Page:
A pile of stones, that's all. The moss-furred stumps of walls, studded with slates collapsed slantwise, like skeleton teeth. A single hawthorn grows from the centre of the ruin; compact, hunched, lightly dusted with the creamy down of may blossom. It is far higher than any of the walls.
I can make out two or three rooms, a byre at the northern end, beside the spring which barely flows now, choked with ferns and sedge, thick with sediment. I can imagine the front doorway in the centre, flanked by protruding wings of two rooms which would have provided some shelter from northern winter winds. I picture it left open on summer afternoons such as this one, flies heavy in the limpid air, white butterflies drifting from the hawthorn flowers like a piece of blossom set free.
Today, wheatears are busy amongst the walls, gorging on the flies which have emerged into this rare summer warmth. They perch on capstones and fenceposts to sing, before darting lower to feed. Their song combines a dull chack with a high, fluted huweet; a strange mixture of two notes at once; one high, one low. It is a reminder of the fairness and foreboding which summer days like this hold: the languid warmth of high summer, the gathering darkness of rain clouds as they mass on the horizon like a memory we tried to forget. The peach-coloured breasts of the birds are too subtle for this day of blazing sun, the butter-yellow richness of the flowers, the abundant white of the blossom.
We approached today downhill, through grassy meadows dotted with bedstraw and tormentil, through seas of cotton grass whose span of flowering is as brief as a sunny day in Cumbria. My son is enchanted by this sudden blossoming of the hills, taking photographs of all he can see, turning his inquisitive gaze onto the grasses, the tiny flowers, the wheatears on the fence. I watch him move around the field as though this is a land to which he was born, which in a way is true; he has walked amongst these hills since the time when I carried him between brief spells of tottering between his parents' hands. He is shedding the awkwardness of adolescence, developing a grace and beauty in movement, an attentiveness to the world which I have worked so hard to learn. I blink, and time passes; my summers now seem as they must do to one of these butterflies: too brief, too bright, too short to visit every tree in blossom.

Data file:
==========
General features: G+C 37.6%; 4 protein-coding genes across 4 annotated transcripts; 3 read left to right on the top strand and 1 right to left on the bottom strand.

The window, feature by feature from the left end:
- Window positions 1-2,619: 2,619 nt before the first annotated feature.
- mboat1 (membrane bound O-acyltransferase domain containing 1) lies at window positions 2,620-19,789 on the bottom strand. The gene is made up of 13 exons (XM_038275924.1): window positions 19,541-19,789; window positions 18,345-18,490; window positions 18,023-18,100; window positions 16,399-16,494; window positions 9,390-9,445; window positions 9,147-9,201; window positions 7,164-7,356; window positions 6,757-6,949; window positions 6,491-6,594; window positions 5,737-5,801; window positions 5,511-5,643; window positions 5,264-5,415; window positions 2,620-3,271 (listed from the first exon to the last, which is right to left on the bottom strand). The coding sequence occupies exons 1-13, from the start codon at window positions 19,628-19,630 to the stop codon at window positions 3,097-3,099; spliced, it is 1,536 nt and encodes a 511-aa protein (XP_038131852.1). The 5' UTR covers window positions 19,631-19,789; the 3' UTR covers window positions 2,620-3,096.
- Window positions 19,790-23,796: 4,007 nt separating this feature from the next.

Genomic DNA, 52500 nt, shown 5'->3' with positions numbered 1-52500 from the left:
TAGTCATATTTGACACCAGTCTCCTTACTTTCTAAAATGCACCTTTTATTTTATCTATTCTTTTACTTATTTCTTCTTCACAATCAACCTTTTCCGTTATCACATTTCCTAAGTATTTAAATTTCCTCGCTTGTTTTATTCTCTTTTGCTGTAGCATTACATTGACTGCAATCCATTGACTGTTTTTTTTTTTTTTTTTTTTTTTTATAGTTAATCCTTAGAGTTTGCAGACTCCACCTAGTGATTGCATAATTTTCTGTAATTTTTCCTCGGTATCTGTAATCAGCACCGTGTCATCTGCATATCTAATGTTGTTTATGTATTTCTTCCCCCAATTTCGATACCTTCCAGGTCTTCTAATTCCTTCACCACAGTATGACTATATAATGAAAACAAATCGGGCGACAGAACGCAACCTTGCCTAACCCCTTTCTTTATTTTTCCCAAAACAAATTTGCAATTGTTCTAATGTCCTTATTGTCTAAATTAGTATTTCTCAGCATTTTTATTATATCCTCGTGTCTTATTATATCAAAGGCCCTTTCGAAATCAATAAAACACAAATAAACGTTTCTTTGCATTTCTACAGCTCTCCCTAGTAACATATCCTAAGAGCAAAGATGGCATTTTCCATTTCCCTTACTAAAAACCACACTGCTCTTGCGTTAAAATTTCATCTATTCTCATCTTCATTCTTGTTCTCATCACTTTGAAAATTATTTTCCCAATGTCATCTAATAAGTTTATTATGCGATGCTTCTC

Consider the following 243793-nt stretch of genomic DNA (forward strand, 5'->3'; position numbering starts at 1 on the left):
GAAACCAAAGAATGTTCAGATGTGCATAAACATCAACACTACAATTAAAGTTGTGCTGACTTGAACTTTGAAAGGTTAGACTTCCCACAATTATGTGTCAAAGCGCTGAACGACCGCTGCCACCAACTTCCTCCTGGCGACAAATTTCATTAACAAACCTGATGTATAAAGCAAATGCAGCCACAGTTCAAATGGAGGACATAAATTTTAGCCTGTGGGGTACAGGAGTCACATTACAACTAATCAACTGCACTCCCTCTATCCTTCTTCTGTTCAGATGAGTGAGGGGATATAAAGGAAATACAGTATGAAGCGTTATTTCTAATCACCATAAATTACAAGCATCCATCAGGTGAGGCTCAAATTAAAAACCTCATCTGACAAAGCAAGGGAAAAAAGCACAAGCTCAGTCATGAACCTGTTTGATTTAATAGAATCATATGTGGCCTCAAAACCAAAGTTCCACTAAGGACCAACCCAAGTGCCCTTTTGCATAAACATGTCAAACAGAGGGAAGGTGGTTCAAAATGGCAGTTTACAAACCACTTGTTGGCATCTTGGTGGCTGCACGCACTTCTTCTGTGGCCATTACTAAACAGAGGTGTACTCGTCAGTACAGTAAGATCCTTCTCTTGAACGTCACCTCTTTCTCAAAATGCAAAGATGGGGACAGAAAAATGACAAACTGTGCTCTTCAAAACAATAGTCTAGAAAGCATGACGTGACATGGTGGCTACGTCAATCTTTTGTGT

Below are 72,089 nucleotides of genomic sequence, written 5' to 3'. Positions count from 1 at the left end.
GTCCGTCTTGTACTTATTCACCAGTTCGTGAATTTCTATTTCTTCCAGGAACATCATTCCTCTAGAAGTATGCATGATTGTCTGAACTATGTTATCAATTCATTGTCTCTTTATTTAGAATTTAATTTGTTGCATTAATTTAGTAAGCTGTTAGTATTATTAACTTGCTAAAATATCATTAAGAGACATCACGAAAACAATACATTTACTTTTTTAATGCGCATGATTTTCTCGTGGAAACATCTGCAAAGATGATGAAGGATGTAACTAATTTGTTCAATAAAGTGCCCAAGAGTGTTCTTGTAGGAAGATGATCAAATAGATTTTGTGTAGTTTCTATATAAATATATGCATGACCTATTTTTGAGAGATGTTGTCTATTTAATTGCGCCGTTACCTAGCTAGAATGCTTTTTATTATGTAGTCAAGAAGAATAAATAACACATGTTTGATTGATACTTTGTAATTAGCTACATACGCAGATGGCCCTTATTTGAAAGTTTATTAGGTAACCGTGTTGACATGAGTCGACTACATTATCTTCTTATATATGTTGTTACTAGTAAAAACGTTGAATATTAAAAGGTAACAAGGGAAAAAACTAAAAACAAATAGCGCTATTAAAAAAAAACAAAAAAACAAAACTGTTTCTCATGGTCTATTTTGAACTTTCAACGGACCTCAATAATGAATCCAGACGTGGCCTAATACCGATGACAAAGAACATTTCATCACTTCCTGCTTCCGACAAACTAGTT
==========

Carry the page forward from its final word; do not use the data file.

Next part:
The ruins stand at the end of a dirt track, reached from an unmade road, on the eastern flank of an unremarkable hill. The land around is still grazed, but the hills are rarely walked; the footpaths grow blurred with disuse. I have no idea when this farm was abandoned. It may have been simply a summer steading, left closed between October and April whilst the cattle were gathered in the valley head below. It occupies a shallow shelf of land below the slopes of the fell, sheltered from the westerly winds, with a view across the mosaic of fields in the valley. A perfect site.
In 1985, there were 6,500 farms in Cumbria. Now there are less than 4,800. In those thirty years, the number of small farms – those under twenty hectares – has declined by almost a quarter. I feel their absence everywhere on these low hills, which are grazed now from distant farms; it is so rare to see anyone working these pastures any more, save for the brief dust-plumed passage of a Land Rover, the scuffle of collie dogs and sheep skittering wildly in the trailer. At times I think the land is pared to the bone: worked for a meagre living by families whose offspring would rather forget the farm and move to the town; farm buildings sold for conversion as houses and holiday cottages; land parcelled and sold to the few families who are still in the business. The ruins of old shielings like this one feel like a gateway to a forgotten world.
We turn to go as the clouds thicken to the south-west, silently pillowing into slate-coloured thunderheads. I leave with an image of Hatteringill as it might have looked a hundred years ago, busy with the work of a summer day in the hills: the smell of the wood fire, the sound of bannocks crisping on the griddle, the drip-drip of curds draining in a bucket by the spring. I picture the view from the open doorway of the bigger hills to the east, the colours they turn at the end of a sunny day, from rich copper-red, through rose pink to violet until finally, with a brief flare of light, they pale into the deep indigo of the short night.